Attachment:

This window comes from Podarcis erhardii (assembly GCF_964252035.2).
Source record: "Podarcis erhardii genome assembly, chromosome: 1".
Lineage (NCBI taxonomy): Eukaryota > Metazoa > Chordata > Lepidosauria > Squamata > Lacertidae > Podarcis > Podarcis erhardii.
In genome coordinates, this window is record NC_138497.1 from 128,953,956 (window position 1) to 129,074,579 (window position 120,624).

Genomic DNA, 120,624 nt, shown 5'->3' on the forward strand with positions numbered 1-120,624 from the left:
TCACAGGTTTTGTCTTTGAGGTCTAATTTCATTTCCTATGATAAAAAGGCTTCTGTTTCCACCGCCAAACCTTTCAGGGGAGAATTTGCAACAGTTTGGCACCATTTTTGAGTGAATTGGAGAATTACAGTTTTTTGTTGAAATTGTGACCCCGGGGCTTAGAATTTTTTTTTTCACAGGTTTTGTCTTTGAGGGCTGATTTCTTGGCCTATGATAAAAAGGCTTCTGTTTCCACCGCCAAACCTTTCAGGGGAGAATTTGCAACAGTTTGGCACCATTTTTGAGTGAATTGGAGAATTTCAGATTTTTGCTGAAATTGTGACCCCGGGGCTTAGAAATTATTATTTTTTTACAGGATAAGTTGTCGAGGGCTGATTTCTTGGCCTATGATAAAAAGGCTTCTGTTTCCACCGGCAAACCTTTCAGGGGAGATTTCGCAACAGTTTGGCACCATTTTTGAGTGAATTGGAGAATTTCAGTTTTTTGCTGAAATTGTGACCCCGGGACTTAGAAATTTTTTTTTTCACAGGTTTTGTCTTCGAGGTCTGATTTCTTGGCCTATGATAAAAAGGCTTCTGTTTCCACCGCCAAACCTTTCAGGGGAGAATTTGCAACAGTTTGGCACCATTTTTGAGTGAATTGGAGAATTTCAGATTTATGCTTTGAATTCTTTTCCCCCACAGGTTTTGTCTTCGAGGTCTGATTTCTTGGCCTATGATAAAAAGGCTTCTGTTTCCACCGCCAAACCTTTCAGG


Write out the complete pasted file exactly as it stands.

This window comes from Podarcis erhardii (assembly GCF_964252035.2).
Source record: "Podarcis erhardii genome assembly, chromosome: 1".
Lineage (NCBI taxonomy): Eukaryota > Metazoa > Chordata > Lepidosauria > Squamata > Lacertidae > Podarcis > Podarcis erhardii.
In genome coordinates, this window is record NC_138497.1 from 128,953,956 (window position 1) to 129,074,579 (window position 120,624).

Genomic DNA, 120,624 nt, shown 5'->3' on the forward strand with positions numbered 1-120,624 from the left:
TCACAGGTTTTGTCTTTGAGGTCTAATTTCATTTCCTATGATAAAAAGGCTTCTGTTTCCACCGCCAAACCTTTCAGGGGAGAATTTGCAACAGTTTGGCACCATTTTTGAGTGAATTGGAGAATTACAGTTTTTTGTTGAAATTGTGACCCCGGGGCTTAGAATTTTTTTTTTCACAGGTTTTGTCTTTGAGGGCTGATTTCTTGGCCTATGATAAAAAGGCTTCTGTTTCCACCGCCAAACCTTTCAGGGGAGAATTTGCAACAGTTTGGCACCATTTTTGAGTGAATTGGAGAATTTCAGATTTTTGCTGAAATTGTGACCCCGGGGCTTAGAAATTATTATTTTTTTACAGGATAAGTTGTCGAGGGCTGATTTCTTGGCCTATGATAAAAAGGCTTCTGTTTCCACCGGCAAACCTTTCAGGGGAGATTTCGCAACAGTTTGGCACCATTTTTGAGTGAATTGGAGAATTTCAGTTTTTTGCTGAAATTGTGACCCCGGGACTTAGAAATTTTTTTTTTCACAGGTTTTGTCTTCGAGGTCTGATTTCTTGGCCTATGATAAAAAGGCTTCTGTTTCCACCGCCAAACCTTTCAGGGGAGAATTTGCAACAGTTTGGCACCATTTTTGAGTGAATTGGAGAATTTCAGATTTATGCTTTGAATTCTTTTCCCCCACAGGTTTTGTCTTCGAGGTCTGATTTCTTGGCCTATGATAAAAAGGCTTCTGTTTCCACCGCCAAACCTTTCAGG